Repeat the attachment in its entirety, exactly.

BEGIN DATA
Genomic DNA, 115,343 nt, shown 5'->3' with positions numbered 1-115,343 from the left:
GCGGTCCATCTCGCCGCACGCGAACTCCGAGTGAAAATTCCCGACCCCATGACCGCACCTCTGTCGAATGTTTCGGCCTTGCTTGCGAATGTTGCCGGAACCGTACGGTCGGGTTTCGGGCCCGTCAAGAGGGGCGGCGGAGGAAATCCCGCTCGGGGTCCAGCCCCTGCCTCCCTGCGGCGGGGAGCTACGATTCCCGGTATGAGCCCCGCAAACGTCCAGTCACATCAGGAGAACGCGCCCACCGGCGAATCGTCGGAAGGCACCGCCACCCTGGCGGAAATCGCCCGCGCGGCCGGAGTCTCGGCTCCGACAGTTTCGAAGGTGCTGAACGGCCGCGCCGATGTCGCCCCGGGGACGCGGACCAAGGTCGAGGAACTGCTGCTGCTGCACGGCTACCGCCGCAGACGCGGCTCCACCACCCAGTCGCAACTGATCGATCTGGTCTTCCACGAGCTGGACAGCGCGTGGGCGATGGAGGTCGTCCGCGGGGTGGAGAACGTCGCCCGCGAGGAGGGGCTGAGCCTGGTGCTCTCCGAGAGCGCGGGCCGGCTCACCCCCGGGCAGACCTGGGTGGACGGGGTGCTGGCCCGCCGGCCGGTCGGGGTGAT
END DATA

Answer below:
Genomic DNA, 115,343 nt, shown 5'->3' with positions numbered 1-115,343 from the left:
GCGGTCCATCTCGCCGCACGCGAACTCCGAGTGAAAATTCCCGACCCCATGACCGCACCTCTGTCGAATGTTTCGGCCTTGCTTGCGAATGTTGCCGGAACCGTACGGTCGGGTTTCGGGCCCGTCAAGAGGGGCGGCGGAGGAAATCCCGCTCGGGGTCCAGCCCCTGCCTCCCTGCGGCGGGGAGCTACGATTCCCGGTATGAGCCCCGCAAACGTCCAGTCACATCAGGAGAACGCGCCCACCGGCGAATCGTCGGAAGGCACCGCCACCCTGGCGGAAATCGCCCGCGCGGCCGGAGTCTCGGCTCCGACAGTTTCGAAGGTGCTGAACGGCCGCGCCGATGTCGCCCCGGGGACGCGGACCAAGGTCGAGGAACTGCTGCTGCTGCACGGCTACCGCCGCAGACGCGGCTCCACCACCCAGTCGCAACTGATCGATCTGGTCTTCCACGAGCTGGACAGCGCGTGGGCGATGGAGGTCGTCCGCGGGGTGGAGAACGTCGCCCGCGAGGAGGGGCTGAGCCTGGTGCTCTCCGAGAGCGCGGGCCGGCTCACCCCCGGGCAGACCTGGGTGGACGGGGTGCTGGCCCGCCGGCCGGTCGGGGTGAT